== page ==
For those that never played Until Dawn, it was an interactive movie in the old-fashioned sense, not in terms of shonky FMV video but the fact that you had very little control over the action of your character and the only important decisions were made when the game literally stopped in its tracks and asked you to make a choice – like an old Chose Your Own Adventure book. It’s that element more than any other that proved surprisingly popular, and audiences didn’t seem to care that for a horror game it really wasn’t very scary at all. Until Dawn has already had one VR spin-off in Rush Of Blood – essentially an old school lightgun game that dropped any pretence of subtly but whose shlock imagery and jump scares were inarguably effective. To a degree, The Inpatient is a combination of both games, and on a technical level one of the most impressive PlayStation VR games we’ve ever played. But at the same time it’s an even more flawed experience than the first two.
The Inpatient is a prequel set 60 years before the original game, that starts with you waking up in a sanatorium – the same one from the first game – with amnesia. Since your doctor is clearly untrustworthy your goal is not just to reclaim your memories but to escape, and ideally discover the supernatural secrets behind the increasingly gory deaths of staff and inmates. You start the game sat in a virtual chair, with the doctor looming over you. And this alone is almost worth the price of admission simply because of how realistic it looks. Unlike many VR games you have a full virtual body when you look down, while the detail of the doctor and other human characters is astonishingly good – and far more detailed than any other PlayStation VR game we’ve seen. Of course, there is still a hard limit to the resolution, but you’d swear developer Supermassive Games had found a way to beat it. There’s also a clever trick where the game uses voice recognition to decide which of the two dialogue options you want to go with when talking to other characters. Combine this with some inspired use of 3D audience and The Inpatient is easily one of the most technically advanced games on the PlayStation 4. The problem is it’s nowhere close to being one of the most entertaining.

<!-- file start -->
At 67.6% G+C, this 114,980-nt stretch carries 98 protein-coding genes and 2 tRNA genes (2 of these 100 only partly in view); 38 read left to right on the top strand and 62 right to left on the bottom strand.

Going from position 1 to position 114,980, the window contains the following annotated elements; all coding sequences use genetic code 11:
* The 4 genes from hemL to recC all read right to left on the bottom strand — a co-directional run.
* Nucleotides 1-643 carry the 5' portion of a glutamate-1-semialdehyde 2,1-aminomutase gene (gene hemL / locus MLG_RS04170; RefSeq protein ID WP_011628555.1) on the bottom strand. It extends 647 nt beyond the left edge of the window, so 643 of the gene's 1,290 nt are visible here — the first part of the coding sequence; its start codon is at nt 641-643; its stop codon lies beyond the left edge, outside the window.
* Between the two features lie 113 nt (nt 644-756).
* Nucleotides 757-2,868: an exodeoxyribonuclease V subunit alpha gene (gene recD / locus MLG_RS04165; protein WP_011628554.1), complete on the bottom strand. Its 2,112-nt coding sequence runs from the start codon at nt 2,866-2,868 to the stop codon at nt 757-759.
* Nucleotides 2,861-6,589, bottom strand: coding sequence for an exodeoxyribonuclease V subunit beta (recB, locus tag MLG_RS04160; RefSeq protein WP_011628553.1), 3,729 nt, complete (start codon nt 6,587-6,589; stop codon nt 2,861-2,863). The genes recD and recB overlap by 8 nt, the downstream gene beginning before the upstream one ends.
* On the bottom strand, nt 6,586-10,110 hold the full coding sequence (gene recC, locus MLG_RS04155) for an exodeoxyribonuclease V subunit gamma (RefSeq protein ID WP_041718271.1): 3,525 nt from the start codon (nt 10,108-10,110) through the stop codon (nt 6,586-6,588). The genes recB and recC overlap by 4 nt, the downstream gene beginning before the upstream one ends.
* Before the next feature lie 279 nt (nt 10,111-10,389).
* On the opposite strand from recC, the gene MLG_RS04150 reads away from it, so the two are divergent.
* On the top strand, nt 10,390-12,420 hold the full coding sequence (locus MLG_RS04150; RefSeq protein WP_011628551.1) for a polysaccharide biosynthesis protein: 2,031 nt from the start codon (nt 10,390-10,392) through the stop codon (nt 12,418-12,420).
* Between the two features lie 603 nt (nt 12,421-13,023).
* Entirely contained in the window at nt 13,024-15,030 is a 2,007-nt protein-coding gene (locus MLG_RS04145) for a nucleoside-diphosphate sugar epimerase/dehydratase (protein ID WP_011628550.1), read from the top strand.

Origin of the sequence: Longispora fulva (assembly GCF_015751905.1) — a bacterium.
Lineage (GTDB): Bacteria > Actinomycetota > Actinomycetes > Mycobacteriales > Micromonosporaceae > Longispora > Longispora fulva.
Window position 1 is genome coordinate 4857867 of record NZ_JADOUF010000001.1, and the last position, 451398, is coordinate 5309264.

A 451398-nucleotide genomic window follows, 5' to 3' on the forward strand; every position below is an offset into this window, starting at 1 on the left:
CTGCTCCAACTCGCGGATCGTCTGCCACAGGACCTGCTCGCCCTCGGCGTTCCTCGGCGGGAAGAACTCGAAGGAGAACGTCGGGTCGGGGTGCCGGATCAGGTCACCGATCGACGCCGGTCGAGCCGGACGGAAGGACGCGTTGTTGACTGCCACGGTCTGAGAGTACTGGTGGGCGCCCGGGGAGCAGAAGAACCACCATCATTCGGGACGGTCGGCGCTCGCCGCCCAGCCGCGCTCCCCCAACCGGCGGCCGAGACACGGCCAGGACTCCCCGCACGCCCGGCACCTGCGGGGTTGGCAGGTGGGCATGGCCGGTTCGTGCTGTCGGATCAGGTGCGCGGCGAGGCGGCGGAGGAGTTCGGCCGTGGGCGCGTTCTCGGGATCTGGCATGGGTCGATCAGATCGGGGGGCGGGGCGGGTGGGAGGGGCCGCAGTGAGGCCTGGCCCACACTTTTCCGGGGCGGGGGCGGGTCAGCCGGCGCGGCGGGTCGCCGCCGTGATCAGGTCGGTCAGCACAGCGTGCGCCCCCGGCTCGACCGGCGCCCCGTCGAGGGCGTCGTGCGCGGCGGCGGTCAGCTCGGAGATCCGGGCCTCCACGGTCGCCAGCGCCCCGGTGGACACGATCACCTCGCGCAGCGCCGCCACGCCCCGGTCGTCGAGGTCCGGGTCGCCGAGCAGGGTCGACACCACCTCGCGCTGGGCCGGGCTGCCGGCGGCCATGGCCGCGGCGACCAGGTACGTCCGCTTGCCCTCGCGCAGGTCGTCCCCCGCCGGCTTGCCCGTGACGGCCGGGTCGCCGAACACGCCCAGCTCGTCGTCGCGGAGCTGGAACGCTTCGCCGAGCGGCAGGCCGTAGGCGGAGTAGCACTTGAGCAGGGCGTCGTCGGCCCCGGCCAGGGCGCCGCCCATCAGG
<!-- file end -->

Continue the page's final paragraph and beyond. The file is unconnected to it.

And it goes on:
Much like Until Dawn, there are no real puzzles in The Inpatient. But unlike the original game there are no interesting or likeable characters either. The game takes itself much more seriously, eschewing the cheesy quick time events which used to punctuate each decision. Instead you just plod through the game’s plot, which lurches from scene to scene with a disappointing lack of grace. If it was a movie the complaint would be that it was poorly edited, with so many blackouts and flashbacks that it all begins to feel like a series of unconnected scenes. But on a more mundane level there’s the problem of the clumsy controls. Despite all the clever business with microphones and virtual bodies the simple act of moving around and interacting with objects is a frustratingly imprecise chore. Or at least one of them is. If you use a DualShock controller to move around then it’s using objects that’s the problem, especially as you fumble with the motion-controlled torch. Using Move controllers solves that problem, with some great use of force feedback, but then moving around becomes the difficulty instead.
The game’s most serious problem though is not the fumbled controls but the equally awkward storytelling. The atmosphere of the game is handled extremely well, with a great sense of place and some very tense moments, but the plot never really goes anywhere and is wrapped up suddenly and unsatisfyingly. And because the characters have no real depth or personality it’s very hard to care about them when they start getting bumped off. The Inpatient is a fascinating experience that we were very impressed with on a technical level, but that does not mean for a second that’d we’d recommend spending £35 on it. The whole thing barely lasts three hours, and while, like Until Dawn, you’re encouraged to replay it in order to see alternative outcomes none of the ones we’ve seen have been any better than the first time round. The Inpatient is a little scarier than the original and a lot more serious, but it’s also considerably less fun.